Geoscientists working on the west coast of North America from northern California to southwestern British Columbia have demonstrated that giant (magnitude-9) earthquakes occur along the Cascadia subduction zone, where the oceanic Juan de Fuca plate moves down beneath the edge of North America. The geologic evidence includes sudden land-level change, tsunami deposits, and sediments generated by liquefaction, and submarine landslide deposits (‘turbidites’) on the Pacific Ocean floor.
The turbidite record spans the past 10,000 years and provides evidence for 20 giant earthquakes with an average return period of 500 years. The most recent of these earthquakes happened in January 1700. Satellite global positioning data extending back to the mid-1990s shows a pattern of land-surface deformation consistent with locking of the fault separating the Juan de Fuca and North America plates, marking the build-up to the next giant earthquake. Although the next of these earthquakes will damage all cities from Portland to Vancouver, the risk profile of far more frequent, magnitude 6 and 7 crustal earthquakes is greater than that of much larger, but rarer plate-boundary events.
This presentation will discuss the likely effects on Metro Vancouver of very rare, plate-boundary earthquakes and more common, magnitude 6–7 earthquakes. The assessment is based on recent research that has identified active faults in the Pacific Northwest and the damage caused by similar earthquakes, notably those in Sumatra in 2004, Japan in 2011, and Christchurch in 2011. John will also discuss strategies for reducing both the primary and secondary damage of future earthquakes.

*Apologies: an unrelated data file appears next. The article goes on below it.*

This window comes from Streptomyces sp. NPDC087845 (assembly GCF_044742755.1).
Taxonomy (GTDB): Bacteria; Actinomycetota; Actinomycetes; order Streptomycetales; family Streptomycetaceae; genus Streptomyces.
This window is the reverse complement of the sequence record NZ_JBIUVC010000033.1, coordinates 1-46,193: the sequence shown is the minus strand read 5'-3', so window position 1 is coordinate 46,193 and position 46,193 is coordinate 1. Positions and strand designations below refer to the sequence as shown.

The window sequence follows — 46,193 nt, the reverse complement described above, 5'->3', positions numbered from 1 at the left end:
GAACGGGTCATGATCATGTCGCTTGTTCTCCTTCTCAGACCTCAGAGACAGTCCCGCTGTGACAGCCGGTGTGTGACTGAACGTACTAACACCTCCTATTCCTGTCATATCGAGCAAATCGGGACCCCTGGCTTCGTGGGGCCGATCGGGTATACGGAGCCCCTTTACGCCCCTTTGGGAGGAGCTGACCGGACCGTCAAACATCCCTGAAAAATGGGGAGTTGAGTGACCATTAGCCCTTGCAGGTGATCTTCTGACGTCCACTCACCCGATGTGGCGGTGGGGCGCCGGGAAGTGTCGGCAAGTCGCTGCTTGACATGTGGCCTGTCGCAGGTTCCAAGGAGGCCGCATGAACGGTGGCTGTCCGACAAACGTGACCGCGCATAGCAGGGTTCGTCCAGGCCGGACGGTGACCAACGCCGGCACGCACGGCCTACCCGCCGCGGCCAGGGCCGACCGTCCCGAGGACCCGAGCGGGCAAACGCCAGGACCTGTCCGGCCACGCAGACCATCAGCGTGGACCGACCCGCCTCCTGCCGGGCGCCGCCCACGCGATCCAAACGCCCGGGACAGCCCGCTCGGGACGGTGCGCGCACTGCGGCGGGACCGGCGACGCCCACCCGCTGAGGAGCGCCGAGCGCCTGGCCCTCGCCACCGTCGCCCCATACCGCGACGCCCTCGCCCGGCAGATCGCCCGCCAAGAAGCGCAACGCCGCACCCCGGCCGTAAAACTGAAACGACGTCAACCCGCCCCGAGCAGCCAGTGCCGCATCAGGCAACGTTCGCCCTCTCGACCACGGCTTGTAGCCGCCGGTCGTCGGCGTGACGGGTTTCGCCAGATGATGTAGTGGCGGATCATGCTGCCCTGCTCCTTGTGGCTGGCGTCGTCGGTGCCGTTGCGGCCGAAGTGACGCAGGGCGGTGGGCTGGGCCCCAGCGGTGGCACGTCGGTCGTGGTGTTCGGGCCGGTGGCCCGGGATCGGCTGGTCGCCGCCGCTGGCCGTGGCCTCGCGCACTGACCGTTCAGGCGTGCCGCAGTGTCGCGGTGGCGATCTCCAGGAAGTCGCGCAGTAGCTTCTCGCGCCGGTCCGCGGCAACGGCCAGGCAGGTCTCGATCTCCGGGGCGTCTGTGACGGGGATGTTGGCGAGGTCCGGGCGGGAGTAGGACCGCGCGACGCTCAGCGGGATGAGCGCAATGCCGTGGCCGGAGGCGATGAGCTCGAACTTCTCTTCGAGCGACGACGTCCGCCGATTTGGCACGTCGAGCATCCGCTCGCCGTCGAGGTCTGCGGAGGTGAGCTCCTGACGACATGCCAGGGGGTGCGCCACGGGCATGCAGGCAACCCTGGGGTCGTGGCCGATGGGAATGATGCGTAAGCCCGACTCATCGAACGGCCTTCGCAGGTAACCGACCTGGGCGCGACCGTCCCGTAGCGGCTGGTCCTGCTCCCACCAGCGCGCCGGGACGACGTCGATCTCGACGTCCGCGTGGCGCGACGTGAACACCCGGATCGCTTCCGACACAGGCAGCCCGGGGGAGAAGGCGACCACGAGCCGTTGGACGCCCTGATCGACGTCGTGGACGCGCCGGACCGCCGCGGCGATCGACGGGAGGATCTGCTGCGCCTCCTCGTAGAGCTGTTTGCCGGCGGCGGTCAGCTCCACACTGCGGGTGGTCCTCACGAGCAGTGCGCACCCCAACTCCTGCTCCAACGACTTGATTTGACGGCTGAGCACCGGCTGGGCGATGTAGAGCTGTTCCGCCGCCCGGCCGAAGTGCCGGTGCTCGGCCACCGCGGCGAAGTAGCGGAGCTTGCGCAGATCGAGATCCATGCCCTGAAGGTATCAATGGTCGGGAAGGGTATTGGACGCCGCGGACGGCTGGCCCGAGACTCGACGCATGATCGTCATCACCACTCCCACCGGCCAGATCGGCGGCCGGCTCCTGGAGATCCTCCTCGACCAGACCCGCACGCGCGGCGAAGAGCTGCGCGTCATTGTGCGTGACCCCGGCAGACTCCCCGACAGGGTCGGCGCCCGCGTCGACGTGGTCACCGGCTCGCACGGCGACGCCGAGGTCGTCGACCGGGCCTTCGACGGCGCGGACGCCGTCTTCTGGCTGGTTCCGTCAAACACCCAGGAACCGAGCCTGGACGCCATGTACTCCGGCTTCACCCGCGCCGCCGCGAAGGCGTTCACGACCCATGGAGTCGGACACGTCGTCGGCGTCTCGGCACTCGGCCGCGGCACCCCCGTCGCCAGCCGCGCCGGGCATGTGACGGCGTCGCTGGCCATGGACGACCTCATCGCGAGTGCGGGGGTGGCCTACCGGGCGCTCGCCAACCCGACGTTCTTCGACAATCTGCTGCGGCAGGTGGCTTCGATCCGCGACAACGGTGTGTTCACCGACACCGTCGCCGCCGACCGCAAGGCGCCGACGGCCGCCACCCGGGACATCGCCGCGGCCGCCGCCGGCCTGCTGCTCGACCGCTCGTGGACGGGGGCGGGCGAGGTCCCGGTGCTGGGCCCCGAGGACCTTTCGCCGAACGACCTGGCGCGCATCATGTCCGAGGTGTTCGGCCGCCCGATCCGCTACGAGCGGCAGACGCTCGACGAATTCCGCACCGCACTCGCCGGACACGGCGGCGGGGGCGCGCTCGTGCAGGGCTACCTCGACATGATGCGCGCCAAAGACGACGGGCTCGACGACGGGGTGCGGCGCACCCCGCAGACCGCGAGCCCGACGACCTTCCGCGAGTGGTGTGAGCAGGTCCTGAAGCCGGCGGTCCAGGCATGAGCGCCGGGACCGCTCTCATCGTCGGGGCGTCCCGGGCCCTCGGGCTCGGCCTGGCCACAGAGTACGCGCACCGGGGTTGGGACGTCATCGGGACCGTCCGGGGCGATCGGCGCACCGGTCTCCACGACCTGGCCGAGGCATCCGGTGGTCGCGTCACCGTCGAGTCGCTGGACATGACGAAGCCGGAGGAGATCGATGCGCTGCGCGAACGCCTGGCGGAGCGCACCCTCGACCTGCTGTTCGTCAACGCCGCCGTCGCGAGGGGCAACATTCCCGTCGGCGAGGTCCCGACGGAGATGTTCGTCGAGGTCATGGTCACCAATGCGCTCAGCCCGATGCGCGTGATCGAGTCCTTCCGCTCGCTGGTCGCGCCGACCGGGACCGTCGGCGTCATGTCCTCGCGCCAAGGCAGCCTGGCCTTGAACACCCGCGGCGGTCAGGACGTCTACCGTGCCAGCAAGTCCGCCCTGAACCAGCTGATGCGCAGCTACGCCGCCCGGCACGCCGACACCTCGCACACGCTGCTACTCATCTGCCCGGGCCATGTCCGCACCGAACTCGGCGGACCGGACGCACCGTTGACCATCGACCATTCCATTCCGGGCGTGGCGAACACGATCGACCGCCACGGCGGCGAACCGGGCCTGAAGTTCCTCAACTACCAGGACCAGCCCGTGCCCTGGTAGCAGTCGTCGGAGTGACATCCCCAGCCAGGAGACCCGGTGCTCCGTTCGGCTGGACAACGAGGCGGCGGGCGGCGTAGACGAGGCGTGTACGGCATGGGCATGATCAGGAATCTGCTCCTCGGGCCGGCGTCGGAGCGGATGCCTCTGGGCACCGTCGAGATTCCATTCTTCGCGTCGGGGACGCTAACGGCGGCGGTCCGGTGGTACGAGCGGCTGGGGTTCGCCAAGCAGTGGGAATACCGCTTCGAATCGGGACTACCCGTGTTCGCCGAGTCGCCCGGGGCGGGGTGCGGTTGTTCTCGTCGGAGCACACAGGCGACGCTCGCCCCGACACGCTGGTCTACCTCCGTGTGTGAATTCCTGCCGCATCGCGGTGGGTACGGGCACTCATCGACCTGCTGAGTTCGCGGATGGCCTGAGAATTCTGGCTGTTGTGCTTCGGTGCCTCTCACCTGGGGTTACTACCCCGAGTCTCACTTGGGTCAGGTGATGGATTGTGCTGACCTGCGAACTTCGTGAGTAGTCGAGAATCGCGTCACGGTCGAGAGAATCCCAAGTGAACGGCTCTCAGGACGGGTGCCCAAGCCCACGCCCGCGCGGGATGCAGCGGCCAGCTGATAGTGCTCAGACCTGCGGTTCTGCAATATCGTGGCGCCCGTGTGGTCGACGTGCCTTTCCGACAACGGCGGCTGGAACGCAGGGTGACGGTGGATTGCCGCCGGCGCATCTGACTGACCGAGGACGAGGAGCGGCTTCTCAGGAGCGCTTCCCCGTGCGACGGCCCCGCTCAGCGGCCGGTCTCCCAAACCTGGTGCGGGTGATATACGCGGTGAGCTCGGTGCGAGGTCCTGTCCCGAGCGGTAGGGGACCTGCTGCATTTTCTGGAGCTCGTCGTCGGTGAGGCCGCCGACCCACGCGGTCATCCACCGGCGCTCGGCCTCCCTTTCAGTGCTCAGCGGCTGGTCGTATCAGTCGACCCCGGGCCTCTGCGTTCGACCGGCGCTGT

John Clague is Emeritus Professor at Simon Fraser University. He was educated at Occidental College (BA), the University of California Berkeley (MA), and the University of British Columbia (PhD). Clague worked as a Research Scientist with the Geological Survey of Canada from 1975 until 1998. In 1998 he accepted a faculty position in Department of Earth Sciences at Simon Fraser University. He is currently Director of the Centre for Natural Hazard Research at SFU. Clague is a Fellow of the Royal Society of Canada, former President of the Geological Association of Canada, and Past-President of the International Union for Quaternary Research and Engineers and Geoscientists BC. He is recipient of the Geological Society of America Burwell Award, the Royal Society of Canada Bancroft Award, Engineers and Geoscientists BC’s Innovation Editorial Board Award, the Geological Association of Canada’s (GAC) E.R.W Neale Medal, and GAC’s Logan Medal and Ambrose Medal. He was the 2007–2008 Richard Jahns Distinguished Lecturer for the Geological Society of America and Association of Environmental and Engineering Geology and received an Honorary PhD from the University of Waterloo in 2017.
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